No sign of the four croft houses, but the main house marked on the sea chart as 'conspicuous', was clearly visible.

Passing inshore of Staffa and Fingal's Cave.

The steady breeze made it worthwhile raising the sails again

as we set course through a gap in the inner Treshnish islands and headed for Coll.

Passing Lunga Island with its abandoned village.
Cain na Nurgh's which has an old, ruined fortress prison on top.

I was helming again as the chart plotter shows us approaching the outer harbour of Arinagour on the island of Coll.

Time to take the sails down for the run into the harbour.

The shoreward end of the pier and the ferry offices with work being done on the sea defences by the look of it.

Behind on the higher ground, two whale bones have been mounted to form an arch.

An old gun, now a memorial to the diver who found it.
Grey skies as we anchor up near the old pier.

Note the rather fine Heron flying across the photo as we prepared the boat for the night.

Scotland's secret submarine force perhaps ?

The weather being rather inclement there was no rush to go ashore . . . so we whiled our time away till supper !

Time passes and the tide flows in with it.  Our submarine rock has all but disappeared.

- - - o o o - - -

Another day and another sky.

The poor weather has blown through overnight and we are greeted by a fine morning.

Time for a few hours ashore . . . much improved by the bright sunshine.

The hieroglyphics should read TT (tender to) Zuza.
Lobster pots on the old jetty as we disembark.

Main Street, Arinagour . . . the old fishermen's cottages.

We stayed in the stone-faced cottage, Dunara, a few years ago . . .
. . . and were glad top see the ringed plovers were still there.

A fine name for a boat . . . especially for one that lives on Coll.

I had to look twice at this . . . I don't remember bringing our car ashore ?

A fine looking Subaru with gold wheels instead of our silver ones . . . should I invest in a tin of gold spray paint for mine ?

The War memorial and the new village hall behind.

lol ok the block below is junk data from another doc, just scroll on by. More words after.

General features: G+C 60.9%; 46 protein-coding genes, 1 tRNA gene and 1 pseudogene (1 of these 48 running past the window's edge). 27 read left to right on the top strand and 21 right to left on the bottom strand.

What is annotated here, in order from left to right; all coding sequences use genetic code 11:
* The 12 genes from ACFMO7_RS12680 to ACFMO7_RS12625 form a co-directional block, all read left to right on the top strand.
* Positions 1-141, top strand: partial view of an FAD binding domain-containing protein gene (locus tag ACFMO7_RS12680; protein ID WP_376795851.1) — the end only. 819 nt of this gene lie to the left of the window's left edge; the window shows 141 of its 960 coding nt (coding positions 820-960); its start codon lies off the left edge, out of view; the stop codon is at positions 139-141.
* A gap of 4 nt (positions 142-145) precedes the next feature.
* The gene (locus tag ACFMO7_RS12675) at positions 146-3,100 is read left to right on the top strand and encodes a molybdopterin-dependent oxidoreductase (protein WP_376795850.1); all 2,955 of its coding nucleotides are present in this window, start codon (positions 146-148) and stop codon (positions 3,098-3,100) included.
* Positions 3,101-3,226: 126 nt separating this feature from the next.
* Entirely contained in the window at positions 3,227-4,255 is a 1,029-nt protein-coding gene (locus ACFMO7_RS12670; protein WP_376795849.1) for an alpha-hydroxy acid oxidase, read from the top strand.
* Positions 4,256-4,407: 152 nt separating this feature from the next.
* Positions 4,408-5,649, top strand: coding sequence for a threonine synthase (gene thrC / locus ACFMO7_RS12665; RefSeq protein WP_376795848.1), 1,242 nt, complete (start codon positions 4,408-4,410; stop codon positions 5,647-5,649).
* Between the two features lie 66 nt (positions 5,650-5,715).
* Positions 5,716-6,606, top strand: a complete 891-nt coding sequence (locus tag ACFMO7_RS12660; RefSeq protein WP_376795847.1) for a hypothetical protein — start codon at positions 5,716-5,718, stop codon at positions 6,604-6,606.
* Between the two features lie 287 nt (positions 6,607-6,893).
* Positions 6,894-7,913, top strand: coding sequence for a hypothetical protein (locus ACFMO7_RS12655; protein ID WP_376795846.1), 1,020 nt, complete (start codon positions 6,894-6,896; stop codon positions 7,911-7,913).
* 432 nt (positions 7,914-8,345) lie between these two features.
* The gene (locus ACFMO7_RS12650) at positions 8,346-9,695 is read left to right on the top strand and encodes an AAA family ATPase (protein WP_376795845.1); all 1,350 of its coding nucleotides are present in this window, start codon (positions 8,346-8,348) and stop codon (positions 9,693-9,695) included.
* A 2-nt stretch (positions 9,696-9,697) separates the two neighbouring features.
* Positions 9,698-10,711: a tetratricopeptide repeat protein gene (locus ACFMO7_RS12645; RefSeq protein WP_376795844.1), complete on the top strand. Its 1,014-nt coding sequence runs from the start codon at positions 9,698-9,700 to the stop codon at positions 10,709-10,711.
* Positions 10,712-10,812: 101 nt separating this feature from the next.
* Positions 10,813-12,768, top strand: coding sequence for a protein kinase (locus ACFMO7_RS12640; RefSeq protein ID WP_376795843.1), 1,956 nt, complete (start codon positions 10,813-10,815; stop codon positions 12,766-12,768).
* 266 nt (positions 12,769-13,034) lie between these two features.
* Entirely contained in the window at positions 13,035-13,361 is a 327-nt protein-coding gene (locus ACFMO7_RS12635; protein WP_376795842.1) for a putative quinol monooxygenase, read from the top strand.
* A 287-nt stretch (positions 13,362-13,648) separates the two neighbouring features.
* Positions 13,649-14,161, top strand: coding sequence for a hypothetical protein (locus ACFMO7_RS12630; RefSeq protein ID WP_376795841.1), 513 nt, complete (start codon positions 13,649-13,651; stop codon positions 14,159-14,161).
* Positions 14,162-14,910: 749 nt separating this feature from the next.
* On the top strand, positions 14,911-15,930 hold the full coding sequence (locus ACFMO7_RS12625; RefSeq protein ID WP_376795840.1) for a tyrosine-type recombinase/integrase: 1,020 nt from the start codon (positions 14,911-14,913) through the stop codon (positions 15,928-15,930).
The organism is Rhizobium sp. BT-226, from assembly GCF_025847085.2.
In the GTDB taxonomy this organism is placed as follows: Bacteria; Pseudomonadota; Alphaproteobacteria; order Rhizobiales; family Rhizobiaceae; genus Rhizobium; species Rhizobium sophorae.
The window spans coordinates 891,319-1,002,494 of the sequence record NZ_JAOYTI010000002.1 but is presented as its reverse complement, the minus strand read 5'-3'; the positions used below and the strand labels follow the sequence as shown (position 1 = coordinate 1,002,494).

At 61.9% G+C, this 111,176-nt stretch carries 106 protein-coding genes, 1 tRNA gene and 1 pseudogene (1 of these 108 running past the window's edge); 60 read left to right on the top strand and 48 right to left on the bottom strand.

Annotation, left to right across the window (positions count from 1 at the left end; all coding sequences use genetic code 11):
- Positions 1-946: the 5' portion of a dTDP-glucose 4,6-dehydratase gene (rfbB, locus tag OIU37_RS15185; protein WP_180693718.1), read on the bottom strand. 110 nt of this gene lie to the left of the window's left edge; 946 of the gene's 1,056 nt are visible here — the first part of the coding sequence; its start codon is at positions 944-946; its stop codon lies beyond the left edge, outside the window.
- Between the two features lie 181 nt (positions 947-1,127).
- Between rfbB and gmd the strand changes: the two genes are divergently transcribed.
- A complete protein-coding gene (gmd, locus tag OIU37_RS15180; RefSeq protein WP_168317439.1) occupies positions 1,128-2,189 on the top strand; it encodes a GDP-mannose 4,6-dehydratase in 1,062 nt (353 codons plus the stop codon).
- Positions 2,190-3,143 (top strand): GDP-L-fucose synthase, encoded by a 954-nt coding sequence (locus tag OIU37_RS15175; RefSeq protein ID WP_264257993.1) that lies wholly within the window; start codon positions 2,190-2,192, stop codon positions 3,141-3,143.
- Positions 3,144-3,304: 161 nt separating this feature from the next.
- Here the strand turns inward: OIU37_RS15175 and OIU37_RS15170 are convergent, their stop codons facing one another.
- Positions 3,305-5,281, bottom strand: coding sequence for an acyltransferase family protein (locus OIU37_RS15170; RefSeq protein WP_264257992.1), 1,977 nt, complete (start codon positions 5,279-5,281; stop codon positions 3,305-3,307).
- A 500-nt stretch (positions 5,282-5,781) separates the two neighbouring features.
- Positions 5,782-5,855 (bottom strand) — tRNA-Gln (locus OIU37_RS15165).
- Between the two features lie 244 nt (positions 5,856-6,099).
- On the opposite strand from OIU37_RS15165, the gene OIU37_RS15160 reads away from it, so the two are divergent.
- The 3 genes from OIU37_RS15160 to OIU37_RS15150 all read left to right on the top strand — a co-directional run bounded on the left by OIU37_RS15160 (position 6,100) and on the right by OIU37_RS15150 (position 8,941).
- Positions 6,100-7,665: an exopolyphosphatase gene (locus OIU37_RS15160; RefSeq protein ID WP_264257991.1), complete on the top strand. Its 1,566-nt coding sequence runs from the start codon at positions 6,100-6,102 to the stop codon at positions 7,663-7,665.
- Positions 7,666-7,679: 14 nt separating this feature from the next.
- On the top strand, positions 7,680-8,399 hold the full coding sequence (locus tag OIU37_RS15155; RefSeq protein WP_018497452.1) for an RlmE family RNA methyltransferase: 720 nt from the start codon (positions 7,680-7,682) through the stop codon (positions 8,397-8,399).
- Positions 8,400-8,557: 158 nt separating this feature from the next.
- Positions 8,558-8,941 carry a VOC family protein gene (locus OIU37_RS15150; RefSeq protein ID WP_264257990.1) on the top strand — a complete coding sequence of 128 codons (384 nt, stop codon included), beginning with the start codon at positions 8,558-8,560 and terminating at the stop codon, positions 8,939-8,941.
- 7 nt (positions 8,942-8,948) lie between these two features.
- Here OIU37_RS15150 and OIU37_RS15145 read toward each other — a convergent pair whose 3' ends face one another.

From the look of the village notices, the locals seem to be using it to the full.

  There's bothy accommodation there too if you wish to stay.

At the top of the hill, overlooking the bay, was the stout stone Church of Scotland.

A plain interior but a beautifully ornate wooden roof.

Two small stained glass windows at the back . . .

. . . the others were clear, giving fine views over the bay.

Looking down on Arinagour harbour and the tall mast of our boat moored out beyond the old pier.

Back down in the village . . . where the sheep mingle with the dinghies and canoes on the grass.

Time for a quick holiday postcard for a friend.

The old letter box must have worked as she got the card !
Not a poster you tend to see in big cities.

The Island Cafe and restaurant was shut for a few days holiday . . . it will be open tomorrow . . . always the way !

Next to it T.E.S. Co.  had a wide range of spices, herbs, deli and health foods that would put most mainland shops to shame.

A colourful fence near the pier cottages.
Floats this time still used as originally designed.

Behind the pier are a selection of local boats sheltered from the weather,

Silently fishing, a heron keeps a keen eye on the waters around the rock.

Other residents include hooded crows and seagulls . . .
. . . and a fine curlew moving to a new feeding ground across the bay.

As we waite for Tim to pick us up, the CalMac Clansman returns for another scheduled visit

and it is Aringour rush hour again with four or five cars travelling in a row up the road from the pier.

The ferry departs for Oban and we'll follow it out within the hour.


- - - o o o - - -

Technical note: Pictures taken with either Ann's Canon Sureshot SX220 or my Canon 1100D Digital SLR Camera.

Resized in Photoshop, and built up on a Dreamweaver web builder.

This site best viewed with . . . . sails billowing in the breeze.

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A previous time here - 12th May 2012 A Scottish Islands Holiday - Coll